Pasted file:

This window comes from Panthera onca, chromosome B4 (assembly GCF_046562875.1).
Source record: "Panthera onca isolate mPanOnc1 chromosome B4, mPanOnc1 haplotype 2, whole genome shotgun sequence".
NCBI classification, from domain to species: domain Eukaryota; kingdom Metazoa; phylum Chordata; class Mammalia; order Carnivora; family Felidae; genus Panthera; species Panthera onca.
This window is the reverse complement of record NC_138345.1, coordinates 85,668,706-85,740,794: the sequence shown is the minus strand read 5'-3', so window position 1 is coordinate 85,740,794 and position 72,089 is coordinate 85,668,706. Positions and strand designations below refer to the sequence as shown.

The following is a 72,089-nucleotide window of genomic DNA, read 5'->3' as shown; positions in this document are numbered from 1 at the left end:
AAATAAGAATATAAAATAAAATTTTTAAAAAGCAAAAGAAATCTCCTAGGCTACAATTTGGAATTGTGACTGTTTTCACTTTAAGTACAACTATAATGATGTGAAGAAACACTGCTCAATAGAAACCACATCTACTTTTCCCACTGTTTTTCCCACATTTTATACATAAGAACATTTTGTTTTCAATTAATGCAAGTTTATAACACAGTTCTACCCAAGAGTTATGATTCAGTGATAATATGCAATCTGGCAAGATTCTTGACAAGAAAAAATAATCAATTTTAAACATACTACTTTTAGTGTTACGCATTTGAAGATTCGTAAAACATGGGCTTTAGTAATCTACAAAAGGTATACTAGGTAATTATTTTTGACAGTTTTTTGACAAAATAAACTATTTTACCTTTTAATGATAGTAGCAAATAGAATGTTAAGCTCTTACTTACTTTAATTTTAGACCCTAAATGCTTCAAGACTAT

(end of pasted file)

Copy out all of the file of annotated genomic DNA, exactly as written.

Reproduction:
This window comes from Panthera onca, chromosome B4 (assembly GCF_046562875.1).
Source record: "Panthera onca isolate mPanOnc1 chromosome B4, mPanOnc1 haplotype 2, whole genome shotgun sequence".
NCBI classification, from domain to species: domain Eukaryota; kingdom Metazoa; phylum Chordata; class Mammalia; order Carnivora; family Felidae; genus Panthera; species Panthera onca.
This window is the reverse complement of record NC_138345.1, coordinates 85,668,706-85,740,794: the sequence shown is the minus strand read 5'-3', so window position 1 is coordinate 85,740,794 and position 72,089 is coordinate 85,668,706. Positions and strand designations below refer to the sequence as shown.

The following is a 72,089-nucleotide window of genomic DNA, read 5'->3' as shown; positions in this document are numbered from 1 at the left end:
AAATAAGAATATAAAATAAAATTTTTAAAAAGCAAAAGAAATCTCCTAGGCTACAATTTGGAATTGTGACTGTTTTCACTTTAAGTACAACTATAATGATGTGAAGAAACACTGCTCAATAGAAACCACATCTACTTTTCCCACTGTTTTTCCCACATTTTATACATAAGAACATTTTGTTTTCAATTAATGCAAGTTTATAACACAGTTCTACCCAAGAGTTATGATTCAGTGATAATATGCAATCTGGCAAGATTCTTGACAAGAAAAAATAATCAATTTTAAACATACTACTTTTAGTGTTACGCATTTGAAGATTCGTAAAACATGGGCTTTAGTAATCTACAAAAGGTATACTAGGTAATTATTTTTGACAGTTTTTTGACAAAATAAACTATTTTACCTTTTAATGATAGTAGCAAATAGAATGTTAAGCTCTTACTTACTTTAATTTTAGACCCTAAATGCTTCAAGACTAT